Staff Writer Rachael Medina
Rachael Medina is the staff writer and content manager for California.com. She was born and raised just outside the Mojave Desert in Southern California and moved to the redwood forests of Humboldt C…See full bio
Beige dirt trails extend in either direction as far as the eye can see, traversing every type of landscape, from arid deserts to snowy mountain passes. A heavy pack stores everything you will need out on the trail; a tent and a sleeping bag are strapped haphazardly to the bottom, a jug of water is bungee corded to the side, and it takes an all-out wrestling match to wrangle the pack from its seated position on the ground to the hunched, not-quite-vertical position it assumes on your back. Hunger now comes with a vengeance, as 10- and 20-mile days have become a regular pastime—and sanitation is taking on a whole new, lax meaning. Regardless of the challenging circumstances, this journey on the Pacific Crest Trail is entirely mind over matter.
Preparing to hike the Pacific Crest Trail (PCT) can quickly feel overwhelming between all the budgeting, packing, and (over)planning. While there is no single right way to get ready to hit the trails, there are a few things to keep in mind.
The PCT extends approximately 2,600 miles from the Mexican border to Canada, though the exact mileage changes annually to accommodate for better scenery, to allow for improved treadway, and to move the trail away from dangerous conditions such as wildfires. Traversing the entire distance takes most hikers between four and six months, but some highly experienced thru-hikers have been known to finish the trail in as little as two months.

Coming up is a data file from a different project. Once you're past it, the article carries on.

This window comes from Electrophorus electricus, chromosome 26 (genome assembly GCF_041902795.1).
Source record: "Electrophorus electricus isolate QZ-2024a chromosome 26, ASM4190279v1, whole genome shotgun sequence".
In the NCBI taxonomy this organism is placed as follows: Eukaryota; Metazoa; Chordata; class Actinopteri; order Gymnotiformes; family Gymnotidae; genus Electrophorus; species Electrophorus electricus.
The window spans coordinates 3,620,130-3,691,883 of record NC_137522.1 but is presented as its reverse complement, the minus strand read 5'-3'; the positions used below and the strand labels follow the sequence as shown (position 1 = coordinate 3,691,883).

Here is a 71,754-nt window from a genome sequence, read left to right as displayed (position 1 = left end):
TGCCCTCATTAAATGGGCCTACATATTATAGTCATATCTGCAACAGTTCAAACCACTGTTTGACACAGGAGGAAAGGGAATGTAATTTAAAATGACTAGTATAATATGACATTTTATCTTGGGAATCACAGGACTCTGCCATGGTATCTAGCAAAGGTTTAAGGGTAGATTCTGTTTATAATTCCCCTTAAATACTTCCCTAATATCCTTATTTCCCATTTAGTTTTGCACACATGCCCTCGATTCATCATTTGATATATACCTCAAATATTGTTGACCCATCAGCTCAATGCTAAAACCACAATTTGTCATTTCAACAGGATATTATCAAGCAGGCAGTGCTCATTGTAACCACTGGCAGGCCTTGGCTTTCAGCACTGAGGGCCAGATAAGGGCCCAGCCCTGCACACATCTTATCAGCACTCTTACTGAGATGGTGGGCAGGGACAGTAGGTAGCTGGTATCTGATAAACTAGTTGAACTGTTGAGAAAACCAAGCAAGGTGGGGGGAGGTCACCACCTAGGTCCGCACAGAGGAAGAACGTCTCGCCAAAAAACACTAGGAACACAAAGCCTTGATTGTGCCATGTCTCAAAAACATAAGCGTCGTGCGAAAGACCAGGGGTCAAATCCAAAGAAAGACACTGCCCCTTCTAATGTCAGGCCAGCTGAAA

The trail will take you through about 60 major mountain passes and past the three deepest lakes in the country. If you shorten the trip to only the California portion, you will see just one of these lakes but will still hike approximately 1,691.7 miles—more than half of the PCT’s entire span. Starting at the California-Mexico border allows you to travel through the entire state and also provides the comforts of a less-harrowing journey; approximately 90 percent of the trail’s thru-hikers choose to go northward because the weather and additional logistics are less challenging than traveling south.
Hiking the PCT is an incredibly rewarding experience, but it requires significant preparations, making it anything but a spontaneous adventure. Stay tuned for the next installment to see if you have what it takes to embark on this journey.
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